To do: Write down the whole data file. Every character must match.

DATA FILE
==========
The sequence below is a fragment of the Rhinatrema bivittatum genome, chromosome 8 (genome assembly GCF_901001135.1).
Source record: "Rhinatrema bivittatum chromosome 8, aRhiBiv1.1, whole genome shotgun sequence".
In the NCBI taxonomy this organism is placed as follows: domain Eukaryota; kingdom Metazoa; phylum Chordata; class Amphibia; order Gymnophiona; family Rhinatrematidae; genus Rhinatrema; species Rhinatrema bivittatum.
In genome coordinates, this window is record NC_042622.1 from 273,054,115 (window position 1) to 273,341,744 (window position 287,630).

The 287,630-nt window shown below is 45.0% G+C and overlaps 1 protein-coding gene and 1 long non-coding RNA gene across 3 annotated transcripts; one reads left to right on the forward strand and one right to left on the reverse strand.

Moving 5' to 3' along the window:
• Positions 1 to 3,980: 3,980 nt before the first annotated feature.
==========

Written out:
The sequence below is a fragment of the Rhinatrema bivittatum genome, chromosome 8 (genome assembly GCF_901001135.1).
Source record: "Rhinatrema bivittatum chromosome 8, aRhiBiv1.1, whole genome shotgun sequence".
In the NCBI taxonomy this organism is placed as follows: domain Eukaryota; kingdom Metazoa; phylum Chordata; class Amphibia; order Gymnophiona; family Rhinatrematidae; genus Rhinatrema; species Rhinatrema bivittatum.
In genome coordinates, this window is record NC_042622.1 from 273,054,115 (window position 1) to 273,341,744 (window position 287,630).

The 287,630-nt window shown below is 45.0% G+C and overlaps 1 protein-coding gene and 1 long non-coding RNA gene across 3 annotated transcripts; one reads left to right on the forward strand and one right to left on the reverse strand.

Moving 5' to 3' along the window:
• Positions 1 to 3,980: 3,980 nt before the first annotated feature.